• More students have to find their own preceptors, leading to less continuity in preceptor experiences.

The number of FNP programs is growing in response to national workforce projections. For several years, nurse practitioner has ranked among the top career choices, and in 2024, U.S. News & World Report ranked nurse practitioner as the No. 1 job.

The heightened interest in the NP profession has prompted more universities to establish FNP programs. As these programs work to meet the demands of the market, admission criteria and curriculum delivery are taking new forms. One of the biggest changes has been an increase in virtual programs, and this design is having an impact on student performance.

An analysis of data from universities that administer the APEA Predictor Exam to assess certification readiness found that FNP students in hybrid programs had significantly higher scores on the Predictor Exam — and subsequent success on the certification exam — than students in online programs, Dr. Baldridge said. This analysis found no statistically significant difference in certification results between students in hybrid programs and students in ground programs.

“In discussions with FNP faculty around the country, they’ve expressed a general challenge in the ability to evaluate student competencies in a solely online program,” Dr. Baldridge said. “Consider simulation-based learning. This pedagogical approach to learning is a proven method to bridge the gap between theory and practice. However, when this technique is moved from an in-person to an online system, there are additional challenges to delivering this in a structured manner.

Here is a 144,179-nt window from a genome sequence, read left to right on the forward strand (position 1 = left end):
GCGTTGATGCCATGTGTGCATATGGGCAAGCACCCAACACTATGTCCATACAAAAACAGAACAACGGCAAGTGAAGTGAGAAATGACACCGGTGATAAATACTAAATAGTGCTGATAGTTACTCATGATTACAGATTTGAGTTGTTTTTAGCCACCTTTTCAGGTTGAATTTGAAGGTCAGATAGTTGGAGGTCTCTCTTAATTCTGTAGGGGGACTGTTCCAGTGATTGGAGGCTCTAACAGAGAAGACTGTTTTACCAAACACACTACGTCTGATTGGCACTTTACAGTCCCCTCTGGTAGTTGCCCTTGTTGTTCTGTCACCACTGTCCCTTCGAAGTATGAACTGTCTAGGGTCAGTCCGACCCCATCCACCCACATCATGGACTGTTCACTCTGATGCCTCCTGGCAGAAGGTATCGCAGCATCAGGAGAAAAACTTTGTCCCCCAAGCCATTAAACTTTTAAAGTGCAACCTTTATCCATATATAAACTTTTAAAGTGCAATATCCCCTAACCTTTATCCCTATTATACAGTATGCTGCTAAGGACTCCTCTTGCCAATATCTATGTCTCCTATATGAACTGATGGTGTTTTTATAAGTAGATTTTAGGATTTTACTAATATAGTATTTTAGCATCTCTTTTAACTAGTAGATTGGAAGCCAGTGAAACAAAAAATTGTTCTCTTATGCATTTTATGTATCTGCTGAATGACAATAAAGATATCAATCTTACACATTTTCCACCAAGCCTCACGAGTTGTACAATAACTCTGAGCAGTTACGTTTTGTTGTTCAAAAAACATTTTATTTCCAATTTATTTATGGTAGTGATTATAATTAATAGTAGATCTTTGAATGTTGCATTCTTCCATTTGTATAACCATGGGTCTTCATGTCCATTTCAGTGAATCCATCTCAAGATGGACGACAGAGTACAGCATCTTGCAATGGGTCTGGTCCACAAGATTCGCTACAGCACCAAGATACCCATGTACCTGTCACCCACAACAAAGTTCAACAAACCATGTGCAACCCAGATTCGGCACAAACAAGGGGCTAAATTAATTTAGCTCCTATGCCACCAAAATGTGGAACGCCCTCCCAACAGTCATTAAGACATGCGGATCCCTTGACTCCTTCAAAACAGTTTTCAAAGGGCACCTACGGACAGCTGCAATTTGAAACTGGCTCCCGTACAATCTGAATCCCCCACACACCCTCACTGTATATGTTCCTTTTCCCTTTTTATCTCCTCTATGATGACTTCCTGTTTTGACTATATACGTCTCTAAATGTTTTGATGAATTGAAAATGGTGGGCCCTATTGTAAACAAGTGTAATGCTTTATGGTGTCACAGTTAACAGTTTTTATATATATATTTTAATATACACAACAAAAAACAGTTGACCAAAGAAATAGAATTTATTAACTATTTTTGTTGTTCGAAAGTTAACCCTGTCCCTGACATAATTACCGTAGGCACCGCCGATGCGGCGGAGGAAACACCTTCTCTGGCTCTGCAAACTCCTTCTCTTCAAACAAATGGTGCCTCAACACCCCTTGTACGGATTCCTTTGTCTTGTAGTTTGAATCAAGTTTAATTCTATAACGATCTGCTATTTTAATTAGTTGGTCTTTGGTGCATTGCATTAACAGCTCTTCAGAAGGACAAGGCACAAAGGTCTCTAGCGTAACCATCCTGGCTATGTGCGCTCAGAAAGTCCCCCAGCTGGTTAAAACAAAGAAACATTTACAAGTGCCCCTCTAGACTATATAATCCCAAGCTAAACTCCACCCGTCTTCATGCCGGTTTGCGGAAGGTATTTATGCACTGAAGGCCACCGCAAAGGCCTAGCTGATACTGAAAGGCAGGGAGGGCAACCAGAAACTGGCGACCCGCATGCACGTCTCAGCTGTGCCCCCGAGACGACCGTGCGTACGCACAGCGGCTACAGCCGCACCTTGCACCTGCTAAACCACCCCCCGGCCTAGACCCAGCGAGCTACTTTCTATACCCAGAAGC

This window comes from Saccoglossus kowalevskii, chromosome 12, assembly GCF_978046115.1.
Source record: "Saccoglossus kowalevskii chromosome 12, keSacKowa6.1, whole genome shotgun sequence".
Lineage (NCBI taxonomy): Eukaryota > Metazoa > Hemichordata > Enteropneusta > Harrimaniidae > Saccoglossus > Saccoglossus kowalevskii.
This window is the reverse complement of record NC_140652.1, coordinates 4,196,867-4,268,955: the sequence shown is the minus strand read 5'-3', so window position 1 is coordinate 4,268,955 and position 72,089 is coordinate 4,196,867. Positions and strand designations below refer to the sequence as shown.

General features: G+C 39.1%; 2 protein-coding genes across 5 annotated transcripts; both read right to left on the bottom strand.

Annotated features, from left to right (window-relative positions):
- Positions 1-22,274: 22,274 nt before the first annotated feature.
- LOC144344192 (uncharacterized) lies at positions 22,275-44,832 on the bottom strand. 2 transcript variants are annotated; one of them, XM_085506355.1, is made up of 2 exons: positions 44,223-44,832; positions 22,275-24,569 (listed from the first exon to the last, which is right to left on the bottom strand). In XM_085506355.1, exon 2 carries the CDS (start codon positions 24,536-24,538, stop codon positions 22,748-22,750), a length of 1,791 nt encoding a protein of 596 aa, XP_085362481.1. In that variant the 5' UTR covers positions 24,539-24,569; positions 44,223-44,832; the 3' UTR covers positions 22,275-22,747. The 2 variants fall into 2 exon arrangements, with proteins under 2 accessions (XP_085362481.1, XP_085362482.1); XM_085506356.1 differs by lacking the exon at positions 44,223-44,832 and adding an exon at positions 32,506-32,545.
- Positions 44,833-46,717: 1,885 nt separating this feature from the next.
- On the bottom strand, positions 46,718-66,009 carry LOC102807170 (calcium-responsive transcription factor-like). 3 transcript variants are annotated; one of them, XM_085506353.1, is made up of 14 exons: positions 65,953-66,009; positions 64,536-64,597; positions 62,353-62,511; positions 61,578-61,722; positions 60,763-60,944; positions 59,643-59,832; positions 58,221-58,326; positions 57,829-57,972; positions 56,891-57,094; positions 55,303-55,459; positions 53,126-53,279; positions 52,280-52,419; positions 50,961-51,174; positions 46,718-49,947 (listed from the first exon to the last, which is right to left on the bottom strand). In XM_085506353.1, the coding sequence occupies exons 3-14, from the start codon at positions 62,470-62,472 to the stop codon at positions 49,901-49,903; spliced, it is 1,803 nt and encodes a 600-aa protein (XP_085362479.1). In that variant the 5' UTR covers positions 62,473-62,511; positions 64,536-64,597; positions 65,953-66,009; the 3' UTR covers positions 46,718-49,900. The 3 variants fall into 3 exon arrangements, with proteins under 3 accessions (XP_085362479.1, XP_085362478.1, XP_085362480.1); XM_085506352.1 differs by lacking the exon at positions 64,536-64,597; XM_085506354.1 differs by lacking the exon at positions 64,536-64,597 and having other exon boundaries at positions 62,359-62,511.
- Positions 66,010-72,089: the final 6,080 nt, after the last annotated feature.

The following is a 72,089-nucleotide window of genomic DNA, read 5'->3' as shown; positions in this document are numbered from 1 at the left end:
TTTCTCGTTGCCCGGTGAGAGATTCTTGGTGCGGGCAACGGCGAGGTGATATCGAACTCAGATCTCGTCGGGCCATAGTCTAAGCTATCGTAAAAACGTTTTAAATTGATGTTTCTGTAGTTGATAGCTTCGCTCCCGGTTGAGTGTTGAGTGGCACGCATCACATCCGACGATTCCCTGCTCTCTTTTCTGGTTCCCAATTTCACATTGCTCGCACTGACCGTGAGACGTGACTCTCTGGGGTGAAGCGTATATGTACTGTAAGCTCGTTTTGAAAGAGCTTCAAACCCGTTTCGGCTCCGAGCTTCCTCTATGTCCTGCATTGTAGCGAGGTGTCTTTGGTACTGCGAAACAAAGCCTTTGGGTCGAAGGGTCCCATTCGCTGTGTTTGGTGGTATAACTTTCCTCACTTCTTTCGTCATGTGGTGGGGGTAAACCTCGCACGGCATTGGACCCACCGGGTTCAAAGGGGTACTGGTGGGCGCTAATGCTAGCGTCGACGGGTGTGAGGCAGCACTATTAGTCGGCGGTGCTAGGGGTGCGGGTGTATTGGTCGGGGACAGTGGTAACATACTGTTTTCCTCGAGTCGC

“But it’s not impossible,” she continued. “It will require thinking outside the box in order to evaluate whether learning has occurred and to provide feedback and remediation to the student on a continuum throughout the program.”

In terms of the second education factor — preceptors — this continues be a challenge even though the clinical portion of an NP program is pivotal. Many academic programs require students to find their own preceptors. This means that the depth and quality of clinical experiences can be inconsistent.

“The absolute best student outcomes will come when there is a strong and cohesive relationship between preceptors and faculty,” Dr. Baldridge said. “Strong lines of communication will facilitate the best learning experience and achieved competencies.”

Resources are available from the National Organization of Nurse Practitioner Faculties and other organizations to assist preceptors and faculty in achieving this strong alliance, Dr. Baldridge said.

Preparation contributors to declining FNP scores

Another contributor to declining pass rates for FNP students is preparation, and a particular deficit is the ability to apply critical thinking when answering exam questions.